I have another blog where I write about leadership, but sometimes I write about hiring here. And with so many WordPress-oriented companies looking to hire, I wanted to make sure you didn't make all the same mistakes I've made in the past. So if you're hiring a new employee, there are five truths that you want to validate among all the things these prospects believe.
How do you validate that someone believes something? You look for evidence of the belief lived out. More importantly, you ask questions to see where they've lived out these truths.
So without any wasted time, here are the five things you want any new hire to believe.
One: I can make things happen.
When you're hiring a new employee, the most important thing you want of them is not to have to sit there waiting for you to tell them every single thing to do. You want them to have a sense of agency. That they can have influence over their own destiny, and that their default inclination is towards action.
What you don't want is people who live in cages of their own makings. They don't act until given explicit freedom to take a step. They limit their own ability to do anything because they turn themselves into a victim.
Two: I can learn anything if I ask the right questions.
No one you hire will know everything they need to know in order to do their whole job perfectly. We all know that. But when hiring a new employee you want someone who is comfortable taking a step or two and then realizing they have new questions. And most importantly, you want someone who doesn't believe they have to know everything. When that happens, people are ashamed to ask anything.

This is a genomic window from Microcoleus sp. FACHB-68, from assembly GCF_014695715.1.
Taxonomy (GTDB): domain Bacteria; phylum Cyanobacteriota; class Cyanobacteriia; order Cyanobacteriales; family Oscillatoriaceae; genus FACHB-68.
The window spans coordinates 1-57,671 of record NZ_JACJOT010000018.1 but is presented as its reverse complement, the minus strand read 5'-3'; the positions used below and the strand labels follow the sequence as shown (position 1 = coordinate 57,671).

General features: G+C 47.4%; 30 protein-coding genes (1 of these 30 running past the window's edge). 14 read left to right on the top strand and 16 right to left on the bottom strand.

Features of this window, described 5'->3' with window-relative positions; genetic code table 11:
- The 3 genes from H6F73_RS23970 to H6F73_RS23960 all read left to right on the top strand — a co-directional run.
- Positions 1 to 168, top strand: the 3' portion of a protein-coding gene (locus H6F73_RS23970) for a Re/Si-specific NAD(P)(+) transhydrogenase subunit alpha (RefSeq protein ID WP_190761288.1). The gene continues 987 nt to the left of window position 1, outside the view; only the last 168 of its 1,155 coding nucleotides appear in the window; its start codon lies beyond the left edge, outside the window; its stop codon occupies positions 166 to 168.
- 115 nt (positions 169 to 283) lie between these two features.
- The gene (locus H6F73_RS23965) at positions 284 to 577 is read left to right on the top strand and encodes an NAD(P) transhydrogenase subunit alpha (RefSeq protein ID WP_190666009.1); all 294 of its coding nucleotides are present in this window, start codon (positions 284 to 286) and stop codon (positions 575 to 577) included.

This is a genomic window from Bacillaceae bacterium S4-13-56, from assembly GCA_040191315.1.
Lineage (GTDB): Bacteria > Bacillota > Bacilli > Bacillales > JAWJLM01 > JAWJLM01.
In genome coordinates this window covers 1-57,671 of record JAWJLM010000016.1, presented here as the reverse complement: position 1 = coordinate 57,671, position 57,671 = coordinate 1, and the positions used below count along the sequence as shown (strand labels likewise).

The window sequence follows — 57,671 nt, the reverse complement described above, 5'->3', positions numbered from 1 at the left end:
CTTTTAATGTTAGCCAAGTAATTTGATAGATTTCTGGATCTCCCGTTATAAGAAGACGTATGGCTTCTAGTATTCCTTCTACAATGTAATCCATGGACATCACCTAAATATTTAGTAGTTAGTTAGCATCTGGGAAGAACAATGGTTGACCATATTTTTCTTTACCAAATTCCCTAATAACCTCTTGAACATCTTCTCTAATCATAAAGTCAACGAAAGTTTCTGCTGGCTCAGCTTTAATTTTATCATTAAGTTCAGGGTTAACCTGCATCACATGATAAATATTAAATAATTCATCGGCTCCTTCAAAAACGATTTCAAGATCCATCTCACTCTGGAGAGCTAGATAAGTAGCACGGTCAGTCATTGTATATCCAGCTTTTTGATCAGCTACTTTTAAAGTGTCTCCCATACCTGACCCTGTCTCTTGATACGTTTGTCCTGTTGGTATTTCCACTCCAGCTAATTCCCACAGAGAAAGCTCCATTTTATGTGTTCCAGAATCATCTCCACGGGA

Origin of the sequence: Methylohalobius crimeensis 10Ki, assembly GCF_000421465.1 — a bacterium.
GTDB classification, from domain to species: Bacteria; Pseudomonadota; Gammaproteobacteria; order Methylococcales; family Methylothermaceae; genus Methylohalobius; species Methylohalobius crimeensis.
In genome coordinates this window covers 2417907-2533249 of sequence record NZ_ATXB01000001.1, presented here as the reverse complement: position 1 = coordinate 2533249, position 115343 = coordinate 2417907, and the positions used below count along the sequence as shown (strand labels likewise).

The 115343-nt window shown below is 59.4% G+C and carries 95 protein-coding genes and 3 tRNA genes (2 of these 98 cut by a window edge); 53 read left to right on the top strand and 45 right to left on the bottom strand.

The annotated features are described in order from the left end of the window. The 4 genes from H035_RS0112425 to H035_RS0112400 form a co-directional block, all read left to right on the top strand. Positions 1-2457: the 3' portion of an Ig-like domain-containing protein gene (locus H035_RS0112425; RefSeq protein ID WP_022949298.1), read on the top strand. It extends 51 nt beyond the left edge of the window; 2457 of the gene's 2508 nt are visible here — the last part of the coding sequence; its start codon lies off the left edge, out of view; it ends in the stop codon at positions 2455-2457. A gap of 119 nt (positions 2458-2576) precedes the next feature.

What you're looking for is someone who doesn't mind asking questions and values asking the right questions. They know your time is valuable. They don't want to waste it. But they know they'll move faster and further if they can ask great questions, so that's what they do.
Three: Mistakes are just fast ways to learn new things.
I mentioned it before, but I'll repeat it – you don't want to hire someone to will put themselves in their own prison. Fear and insecurity can stop people from taking any risks at all. And sure, they might not make a mistake. But they won't accomplish a lot either.
Fear or insecurity can also fuel a new hire, causing them to try something because they don't want to miss out by staying on the sidelines. You're looking for folks who aren't scared to make a mistake, but if it happens, are quick to turn that mistake into a new lesson they learn.
Four: I can be flexible and adjust my plans.
When hiring a new employee the hardest time I have is figuring out how flexible they are. I'm not taking about how well they bend their bodies. I'm talking about how willing they are to not lock into the first idea they have in their heads. So I ask a lot of questions about times when they had to pivot or change directions. I want someone who doesn't fall in love with their own first idea, or can't adjust when they get new data.
If someone is tied to not changing their mind (because they believe it will make them look weak), they're probably not the one for me.
Five: I have everything I need to get started.
The final belief I want every new employee to have is that they can get started right away. I have hired people with wildly different backgrounds and different experience from the rest of their team and it hasn't ever stopped them. But mostly it's because they hold this single belief – that they can get started right away. That they believe in themselves, and what they bring to the table, to take action.
The right way to ask about these beliefs
If you ask, “Do you believe you have everything you need to get started?” there's only one answer you'll ever get. “Yes.” You can't ask these questions directly, because they'll sound like there's a right and wrong answer and no one wants to answer incorrectly.
Instead, you have to ask about behavior. How has this truth been lived out professionally? That's what you're trying to get. And if you get it for all five, you have a winner.
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